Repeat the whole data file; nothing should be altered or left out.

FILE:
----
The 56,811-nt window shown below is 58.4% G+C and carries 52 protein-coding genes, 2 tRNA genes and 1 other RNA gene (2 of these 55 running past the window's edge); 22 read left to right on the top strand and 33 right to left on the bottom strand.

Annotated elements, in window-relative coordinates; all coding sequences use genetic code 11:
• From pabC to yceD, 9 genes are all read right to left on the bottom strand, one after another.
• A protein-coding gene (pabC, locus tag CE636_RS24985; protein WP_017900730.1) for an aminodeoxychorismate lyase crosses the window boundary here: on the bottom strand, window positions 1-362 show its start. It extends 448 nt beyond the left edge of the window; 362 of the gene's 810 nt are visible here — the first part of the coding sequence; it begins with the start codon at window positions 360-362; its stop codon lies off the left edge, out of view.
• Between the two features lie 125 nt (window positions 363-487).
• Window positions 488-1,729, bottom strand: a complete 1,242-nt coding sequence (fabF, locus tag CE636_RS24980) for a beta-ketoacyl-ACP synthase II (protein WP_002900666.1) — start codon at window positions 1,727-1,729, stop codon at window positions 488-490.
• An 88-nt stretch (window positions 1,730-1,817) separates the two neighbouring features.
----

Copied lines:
The 56,811-nt window shown below is 58.4% G+C and carries 52 protein-coding genes, 2 tRNA genes and 1 other RNA gene (2 of these 55 running past the window's edge); 22 read left to right on the top strand and 33 right to left on the bottom strand.

Annotated elements, in window-relative coordinates; all coding sequences use genetic code 11:
• From pabC to yceD, 9 genes are all read right to left on the bottom strand, one after another.
• A protein-coding gene (pabC, locus tag CE636_RS24985; protein WP_017900730.1) for an aminodeoxychorismate lyase crosses the window boundary here: on the bottom strand, window positions 1-362 show its start. It extends 448 nt beyond the left edge of the window; 362 of the gene's 810 nt are visible here — the first part of the coding sequence; it begins with the start codon at window positions 360-362; its stop codon lies off the left edge, out of view.
• Between the two features lie 125 nt (window positions 363-487).
• Window positions 488-1,729, bottom strand: a complete 1,242-nt coding sequence (fabF, locus tag CE636_RS24980) for a beta-ketoacyl-ACP synthase II (protein WP_002900666.1) — start codon at window positions 1,727-1,729, stop codon at window positions 488-490.
• An 88-nt stretch (window positions 1,730-1,817) separates the two neighbouring features.